Compost is what you get when yard and garden debris, kitchen scraps and other organic materials have completely broken down into a rich, dark, crumbly material. Composting is simply the process of changing raw, organic materials, such as grass clippings, sod, leaves, tree trimmings and organic food scraps into a rich, loamy soil conditioner via decomposition. This is done by layering materials in a pile. The speed of decomposition depends on what you put in it, where it is located (sun or shade), the size and moisture level of the pile, and how frequently you turn or manage it.
There are many benefits to composting. One of the best reasons is because it is free and easy. By recycling the waste you produce on your property and creating your own, free compost, you are producing the very best soil amendment you can add to your lawn or garden. It is high in nutrients, does not burn your plants, and microorganisms produced in the decomposition process help plants flourish and be healthy. You are also keeping these products out of our landfills. Compost can additionally be used as mulch, keeping weeds in check and retaining moisture, thus reducing you water consumption. Compost is also one of the best clay soil busters.
There is a lot of information about composting that states that you must follow a specific process when layering and a strict schedule of turning and monitoring moisture and temperature. However, all organic material will decompose, eventually. Adhering to the guidelines simply speeds up the process. If you are not in a rush, just make a pile and add to it over the course of a year. At the end of the year, you will have compost at the bottom. If you do not want to wait that long, follow the guidelines below.
What To Put In A Compost Pile
- Dry grass, lawn clippings, and sod, not wet
- Hay, straw, pine needles (not too many pine needles or they will change the pH)
- Annual weeds (preferably before they go to seed)
- Garden plant and houseplant remains
- Woodchips, sawdust, fireplace ashes (ash in thin layers)
- Shredded paper
- Tea, bags or loose leaf
- Coffee grounds and coffee filters
- Egg shells
- Food scraps excluding meat, fat and bones
What Not To Put In A Compost Pile
- Wet grass clippings
- Paint, chemicals, pesticides, herbicides
- Treated wood
- Diseased plants
- Annual weeds that have gone to seed
- Roots of perennial weeds
- Human or pet waste
- Meat scraps or bones
- Fats or grease
- Milk products
- Charcoal or coal ashes
Steps For Faster Compost Production
The usual rule of thumb is 2-parts brown to 1-part green. Brown organic waste is leaves, pine needles, and dead plants. Green organic waste is grass clippings and kitchen waste. The smaller the pieces, the faster they will decompose. Use a compost starter to get the process going and ensure success. Alternate layers of brown, green, compost starter, and soil, with no layer being more than 6″ thick.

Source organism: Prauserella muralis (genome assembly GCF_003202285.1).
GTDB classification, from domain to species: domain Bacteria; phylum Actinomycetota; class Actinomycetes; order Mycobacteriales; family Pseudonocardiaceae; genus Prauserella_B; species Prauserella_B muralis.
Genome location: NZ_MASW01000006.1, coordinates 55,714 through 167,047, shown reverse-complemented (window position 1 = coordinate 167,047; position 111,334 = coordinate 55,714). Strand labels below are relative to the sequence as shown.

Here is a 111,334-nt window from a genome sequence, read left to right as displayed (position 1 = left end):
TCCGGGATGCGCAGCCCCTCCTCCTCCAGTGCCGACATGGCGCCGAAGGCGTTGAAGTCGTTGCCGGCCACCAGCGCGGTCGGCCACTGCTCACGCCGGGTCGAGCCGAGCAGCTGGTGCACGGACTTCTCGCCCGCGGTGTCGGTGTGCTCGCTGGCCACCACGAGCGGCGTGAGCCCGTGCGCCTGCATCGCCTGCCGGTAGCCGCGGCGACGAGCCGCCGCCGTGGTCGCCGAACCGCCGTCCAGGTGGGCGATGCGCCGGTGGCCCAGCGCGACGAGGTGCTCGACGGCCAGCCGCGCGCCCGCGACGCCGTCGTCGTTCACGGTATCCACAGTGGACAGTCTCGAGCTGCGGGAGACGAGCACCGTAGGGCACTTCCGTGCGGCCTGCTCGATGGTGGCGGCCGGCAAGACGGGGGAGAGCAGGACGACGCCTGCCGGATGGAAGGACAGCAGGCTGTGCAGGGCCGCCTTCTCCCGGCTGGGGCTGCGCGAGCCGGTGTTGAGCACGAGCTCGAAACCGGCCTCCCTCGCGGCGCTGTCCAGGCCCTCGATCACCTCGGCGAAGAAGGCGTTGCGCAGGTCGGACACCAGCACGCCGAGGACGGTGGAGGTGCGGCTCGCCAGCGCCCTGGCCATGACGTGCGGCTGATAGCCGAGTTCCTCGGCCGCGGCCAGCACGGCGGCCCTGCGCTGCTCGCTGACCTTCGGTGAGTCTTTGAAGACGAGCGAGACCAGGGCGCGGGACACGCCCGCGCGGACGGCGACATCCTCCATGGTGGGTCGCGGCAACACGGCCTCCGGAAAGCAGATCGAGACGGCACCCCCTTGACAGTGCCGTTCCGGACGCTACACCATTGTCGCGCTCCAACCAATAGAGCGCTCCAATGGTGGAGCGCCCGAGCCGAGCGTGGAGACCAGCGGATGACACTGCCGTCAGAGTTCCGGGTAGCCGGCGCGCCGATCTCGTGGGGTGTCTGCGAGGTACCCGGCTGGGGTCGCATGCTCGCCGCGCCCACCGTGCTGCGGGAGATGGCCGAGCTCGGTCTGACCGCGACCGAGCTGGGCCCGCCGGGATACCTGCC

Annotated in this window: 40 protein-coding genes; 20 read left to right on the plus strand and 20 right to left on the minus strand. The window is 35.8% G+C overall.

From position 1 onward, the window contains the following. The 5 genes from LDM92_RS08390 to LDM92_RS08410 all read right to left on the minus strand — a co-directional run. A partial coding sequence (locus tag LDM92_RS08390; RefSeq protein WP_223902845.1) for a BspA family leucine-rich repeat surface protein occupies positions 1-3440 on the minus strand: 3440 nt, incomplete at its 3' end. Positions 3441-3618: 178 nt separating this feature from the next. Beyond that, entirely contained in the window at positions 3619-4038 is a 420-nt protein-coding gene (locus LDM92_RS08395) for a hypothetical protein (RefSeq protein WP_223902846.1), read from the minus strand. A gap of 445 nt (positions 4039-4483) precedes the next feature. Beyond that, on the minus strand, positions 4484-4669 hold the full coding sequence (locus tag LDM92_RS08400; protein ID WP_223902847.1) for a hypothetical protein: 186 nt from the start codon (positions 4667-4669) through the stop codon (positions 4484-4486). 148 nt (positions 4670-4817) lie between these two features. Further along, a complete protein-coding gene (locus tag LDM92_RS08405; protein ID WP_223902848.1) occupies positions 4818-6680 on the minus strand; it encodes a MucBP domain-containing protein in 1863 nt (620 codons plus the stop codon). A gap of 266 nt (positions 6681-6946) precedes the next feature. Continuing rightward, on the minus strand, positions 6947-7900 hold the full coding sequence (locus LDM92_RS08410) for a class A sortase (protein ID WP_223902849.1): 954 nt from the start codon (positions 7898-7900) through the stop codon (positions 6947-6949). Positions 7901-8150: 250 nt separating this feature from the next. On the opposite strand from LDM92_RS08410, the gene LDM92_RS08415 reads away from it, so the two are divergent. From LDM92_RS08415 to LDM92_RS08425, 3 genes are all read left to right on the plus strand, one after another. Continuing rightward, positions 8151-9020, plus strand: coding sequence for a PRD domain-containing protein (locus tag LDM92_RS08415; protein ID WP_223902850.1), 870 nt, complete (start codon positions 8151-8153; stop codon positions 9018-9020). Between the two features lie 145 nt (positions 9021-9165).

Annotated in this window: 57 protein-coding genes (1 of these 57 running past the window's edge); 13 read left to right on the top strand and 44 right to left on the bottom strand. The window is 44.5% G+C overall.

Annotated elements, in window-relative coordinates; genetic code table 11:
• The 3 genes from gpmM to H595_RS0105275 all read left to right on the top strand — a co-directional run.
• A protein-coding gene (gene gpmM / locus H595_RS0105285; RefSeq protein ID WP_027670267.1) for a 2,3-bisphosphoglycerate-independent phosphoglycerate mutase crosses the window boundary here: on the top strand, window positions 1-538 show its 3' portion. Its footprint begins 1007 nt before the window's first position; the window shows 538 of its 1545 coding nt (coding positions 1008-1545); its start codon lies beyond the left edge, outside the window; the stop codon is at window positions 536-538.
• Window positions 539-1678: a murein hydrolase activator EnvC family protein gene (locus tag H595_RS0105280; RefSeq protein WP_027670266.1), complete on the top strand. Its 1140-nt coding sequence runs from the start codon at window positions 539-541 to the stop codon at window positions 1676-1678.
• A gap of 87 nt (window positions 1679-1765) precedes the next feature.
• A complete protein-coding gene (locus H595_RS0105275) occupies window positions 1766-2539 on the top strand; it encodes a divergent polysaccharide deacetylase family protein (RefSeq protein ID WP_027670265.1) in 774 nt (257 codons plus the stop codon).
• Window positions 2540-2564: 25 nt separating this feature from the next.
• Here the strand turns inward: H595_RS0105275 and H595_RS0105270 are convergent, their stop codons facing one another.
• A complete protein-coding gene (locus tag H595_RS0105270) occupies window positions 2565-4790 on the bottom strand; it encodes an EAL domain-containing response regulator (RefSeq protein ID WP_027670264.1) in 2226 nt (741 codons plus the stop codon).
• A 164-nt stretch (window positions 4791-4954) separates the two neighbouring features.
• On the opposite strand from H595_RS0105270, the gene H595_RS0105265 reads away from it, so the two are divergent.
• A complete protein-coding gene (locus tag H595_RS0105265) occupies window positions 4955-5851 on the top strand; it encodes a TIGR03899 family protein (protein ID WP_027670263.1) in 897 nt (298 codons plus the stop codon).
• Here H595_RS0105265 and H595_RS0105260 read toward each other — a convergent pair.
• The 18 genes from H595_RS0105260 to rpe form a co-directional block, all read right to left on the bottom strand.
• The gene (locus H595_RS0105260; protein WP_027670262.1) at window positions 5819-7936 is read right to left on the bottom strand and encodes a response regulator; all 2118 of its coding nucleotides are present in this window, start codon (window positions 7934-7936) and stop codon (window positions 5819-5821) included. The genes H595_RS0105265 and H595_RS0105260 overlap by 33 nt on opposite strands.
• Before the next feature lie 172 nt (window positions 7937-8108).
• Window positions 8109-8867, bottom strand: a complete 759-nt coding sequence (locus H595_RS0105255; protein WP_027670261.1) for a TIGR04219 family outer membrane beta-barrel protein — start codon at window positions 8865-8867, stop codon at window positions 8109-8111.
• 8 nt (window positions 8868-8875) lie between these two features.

Hot versus cold
Hot compost piles will decompose quicker than cold ones. By adding more green material to the center of the pile, you can cause it to heat up more and therefore speed up decomposition. The cold process is basically just creating a pile and letting nature takes its course. If you choose, you can easily monitor the temperature of your pile with the use of a compost thermometer.
Small or large pile
Any size compost pile will work. Smaller piles are easier to turn and break down more quickly. You will probably want to consider the amount of room you have to spare, as the pile will probably be there for quite some time!
Compost piles should have an earthy smell. If you detect a strong odour of rotting, the pile is probably too wet. This can be solved by adding additional brown material or turning the pile to redistribute the wet parts. If you want to speed up compost production, though, you do not want to let the pile dry out too much. The pile should be kept as moist as a squeezed out sponge.
Bins versus pile
Bins hold a limited amount of materials. They are usually black and attract heat. If you decide to use the pile option, consider constructing 2-3 enclosures. This can be as simple as creating a few rings with hardware cloth and stakes; or more elaborate by creating a couple of 3-sided boxes (open top and front) with recycled pallets or cement blocks. Get creative. The enclosures basically help contain the materials and make flipping and turning a little easier.
Sun versus Shade
The more sun your pile or compost bin gets, the faster it will decompose.
These are guidelines to get you started. For additional information talk to the experts in our garden store.